A North Queensland barramundi farm will produce a million fish a year through an intensive fish nursery and support more than 20 new regional jobs with a funding boost from the Palaszczuk Government.
Minister for Agricultural Industry Development and Fisheries Mark Furner said Mainstream Aquaculture was one of 14 businesses in Queensland to receive a Rural Economic Development (RED) Grant of up to $250,000 to fund the expansion of their business.
“Mainstream Aquaculture, at Mourilyan Harbour, is expanding to produce 3,000 tonne of 4kg barramundi fish a year, grow its workforce and develop a hub for production and processing to create maximum value to the Cassowary Coast region,” Mr Furner said.
“Known for its award-winning barramundi, the company was previously responsible for the largest intensive recirculating aquaculture system for barramundi in the world. The system underpins plans to build a nursery system to produce a million fish to be grown every year.
“The funding will be used for a project to design, construct and commission a bespoke intensive barramundi nursery system to produce a million high-quality juvenile barramundi, up to 70g or 140mm, to support the expansion of land-based pond grow-out farms three fold.
“The nursery system consists of two production trains with each capable of delivering 500,000 fish a year. The fish are held in optimum conditions under a quality feeding regime to be grown for 110 days.”
During this time the fish are graded every seven days to make sure they don’t eat each other.
The project will support eight new positions, eight during construction and another six indirect jobs. Direct jobs will be created in the nursery, delivering long-term employment in the local area, including a nursery manager, supervisors, technical staff and farm hands.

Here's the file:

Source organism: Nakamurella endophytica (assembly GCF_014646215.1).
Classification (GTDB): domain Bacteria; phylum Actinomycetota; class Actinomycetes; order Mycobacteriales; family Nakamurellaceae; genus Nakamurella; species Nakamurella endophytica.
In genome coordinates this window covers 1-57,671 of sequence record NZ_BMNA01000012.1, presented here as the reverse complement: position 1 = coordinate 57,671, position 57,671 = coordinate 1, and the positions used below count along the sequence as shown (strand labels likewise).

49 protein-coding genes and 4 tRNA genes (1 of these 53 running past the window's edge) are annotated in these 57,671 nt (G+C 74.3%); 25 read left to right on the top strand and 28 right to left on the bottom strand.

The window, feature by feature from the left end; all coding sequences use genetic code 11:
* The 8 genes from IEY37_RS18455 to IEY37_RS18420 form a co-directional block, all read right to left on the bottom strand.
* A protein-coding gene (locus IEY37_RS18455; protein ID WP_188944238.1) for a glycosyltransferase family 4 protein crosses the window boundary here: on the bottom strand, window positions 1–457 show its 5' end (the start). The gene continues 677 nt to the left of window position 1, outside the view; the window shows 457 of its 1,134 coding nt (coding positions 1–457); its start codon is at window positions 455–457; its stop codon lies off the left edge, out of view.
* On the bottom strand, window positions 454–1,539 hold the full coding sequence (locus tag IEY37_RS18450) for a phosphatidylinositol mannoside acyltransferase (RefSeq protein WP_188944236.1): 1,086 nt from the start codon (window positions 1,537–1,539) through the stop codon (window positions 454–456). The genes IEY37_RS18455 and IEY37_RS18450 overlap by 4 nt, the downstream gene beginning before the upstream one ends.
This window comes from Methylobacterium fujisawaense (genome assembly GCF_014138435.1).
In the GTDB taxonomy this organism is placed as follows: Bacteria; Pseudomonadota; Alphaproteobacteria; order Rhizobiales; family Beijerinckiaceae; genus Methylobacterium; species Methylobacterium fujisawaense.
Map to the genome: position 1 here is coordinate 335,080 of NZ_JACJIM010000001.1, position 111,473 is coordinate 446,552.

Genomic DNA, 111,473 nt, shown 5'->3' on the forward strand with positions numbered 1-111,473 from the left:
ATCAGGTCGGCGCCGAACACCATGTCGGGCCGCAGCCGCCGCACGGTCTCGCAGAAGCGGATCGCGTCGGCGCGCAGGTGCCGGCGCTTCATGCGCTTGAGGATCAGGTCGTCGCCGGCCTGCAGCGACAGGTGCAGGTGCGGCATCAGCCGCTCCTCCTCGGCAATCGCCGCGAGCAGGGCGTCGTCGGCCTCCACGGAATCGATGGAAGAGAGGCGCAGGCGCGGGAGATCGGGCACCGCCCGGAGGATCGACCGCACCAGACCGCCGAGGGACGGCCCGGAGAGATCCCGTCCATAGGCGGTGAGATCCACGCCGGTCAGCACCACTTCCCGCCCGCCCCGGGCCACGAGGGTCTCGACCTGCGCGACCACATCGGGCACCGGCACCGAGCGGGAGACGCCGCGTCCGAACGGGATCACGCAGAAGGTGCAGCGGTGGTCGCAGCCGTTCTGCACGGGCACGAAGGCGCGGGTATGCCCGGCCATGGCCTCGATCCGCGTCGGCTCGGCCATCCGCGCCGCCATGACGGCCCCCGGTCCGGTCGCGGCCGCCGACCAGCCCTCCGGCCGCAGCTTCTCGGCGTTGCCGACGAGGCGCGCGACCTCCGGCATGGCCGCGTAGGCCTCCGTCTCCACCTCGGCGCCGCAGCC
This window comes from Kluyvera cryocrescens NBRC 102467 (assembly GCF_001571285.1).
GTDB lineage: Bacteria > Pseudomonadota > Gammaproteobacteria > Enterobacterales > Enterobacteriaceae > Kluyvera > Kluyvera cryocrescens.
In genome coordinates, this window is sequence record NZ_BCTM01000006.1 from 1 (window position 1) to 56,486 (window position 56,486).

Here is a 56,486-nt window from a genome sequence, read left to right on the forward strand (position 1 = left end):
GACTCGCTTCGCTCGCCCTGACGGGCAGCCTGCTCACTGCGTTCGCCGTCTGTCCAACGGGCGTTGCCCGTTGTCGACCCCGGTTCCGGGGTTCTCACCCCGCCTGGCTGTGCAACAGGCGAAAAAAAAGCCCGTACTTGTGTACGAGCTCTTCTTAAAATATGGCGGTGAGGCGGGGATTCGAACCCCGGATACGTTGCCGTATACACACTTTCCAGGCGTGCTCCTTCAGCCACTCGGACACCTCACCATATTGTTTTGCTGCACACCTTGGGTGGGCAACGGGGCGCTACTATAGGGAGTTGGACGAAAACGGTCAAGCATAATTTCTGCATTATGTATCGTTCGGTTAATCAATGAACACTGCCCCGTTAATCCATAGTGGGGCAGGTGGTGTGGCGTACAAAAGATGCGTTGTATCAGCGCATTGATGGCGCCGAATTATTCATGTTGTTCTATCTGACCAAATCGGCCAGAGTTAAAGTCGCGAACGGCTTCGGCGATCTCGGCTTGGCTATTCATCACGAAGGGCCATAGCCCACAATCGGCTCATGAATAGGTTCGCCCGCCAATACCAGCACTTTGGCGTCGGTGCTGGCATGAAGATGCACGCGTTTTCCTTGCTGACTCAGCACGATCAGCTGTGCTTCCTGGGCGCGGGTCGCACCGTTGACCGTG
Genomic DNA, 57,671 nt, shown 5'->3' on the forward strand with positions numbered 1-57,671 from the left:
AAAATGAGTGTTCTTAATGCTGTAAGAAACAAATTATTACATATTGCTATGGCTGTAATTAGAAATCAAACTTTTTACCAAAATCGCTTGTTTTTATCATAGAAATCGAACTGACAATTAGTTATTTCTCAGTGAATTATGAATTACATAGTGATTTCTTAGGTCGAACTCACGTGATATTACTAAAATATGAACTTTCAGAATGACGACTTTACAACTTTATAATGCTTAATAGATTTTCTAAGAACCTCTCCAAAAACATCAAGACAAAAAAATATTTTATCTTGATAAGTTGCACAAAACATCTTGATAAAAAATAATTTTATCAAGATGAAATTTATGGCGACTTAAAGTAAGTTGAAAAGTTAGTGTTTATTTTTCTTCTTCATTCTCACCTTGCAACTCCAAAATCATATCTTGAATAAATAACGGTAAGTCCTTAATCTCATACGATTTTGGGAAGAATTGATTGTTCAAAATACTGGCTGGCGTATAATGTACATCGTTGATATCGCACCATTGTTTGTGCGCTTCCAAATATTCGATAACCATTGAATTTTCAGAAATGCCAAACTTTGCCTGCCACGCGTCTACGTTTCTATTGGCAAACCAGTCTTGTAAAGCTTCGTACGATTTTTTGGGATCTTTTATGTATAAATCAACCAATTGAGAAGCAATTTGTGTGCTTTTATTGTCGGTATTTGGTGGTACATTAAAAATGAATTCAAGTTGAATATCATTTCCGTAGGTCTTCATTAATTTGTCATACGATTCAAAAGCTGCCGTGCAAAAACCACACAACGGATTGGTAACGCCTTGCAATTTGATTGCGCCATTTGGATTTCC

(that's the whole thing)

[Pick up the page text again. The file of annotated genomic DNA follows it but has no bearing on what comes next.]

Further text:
“We know the COVID-19 pandemic has made it tough for a lot of businesses and communities, so these additional jobs will be most welcome,” Mr Furner said.
Mainstream Aquaculture Queensland head of business Marty Phillips said the on-site nursery production system would grow juvenile fish from 0.2g to 70g under carefully controlled environmental conditions through the most high risk phase of their production, improving the survival, health, growth and supply of the fish stocked in the ponds for grow-out.
The fish will grow to up to 4kg in on-shore ponds.
“Central to this intensification and increase in production is the supply of robust, high quality and healthy juvenile fish to support pond-based production of harvested fish,” Mr Phillips said.
The Rural Economic Development (RED) Grants program offers emerging projects up to $250,000 in co-contributions to build industry and grow employment opportunities across the agricultural sector. The $10 million grants program provides for three funding rounds over a three-year period ending 2021.
A total of 14 businesses have received $3.34 million under the second round of funding for the RED Grants program. Overall these 14 projects are expected to create more than 600 jobs across the agricultural sector in regional Queensland.
The Queensland Rural and Industry Development Authority (QRIDA) administer the RED Grant scheme on behalf of the Department of Agriculture and Fisheries.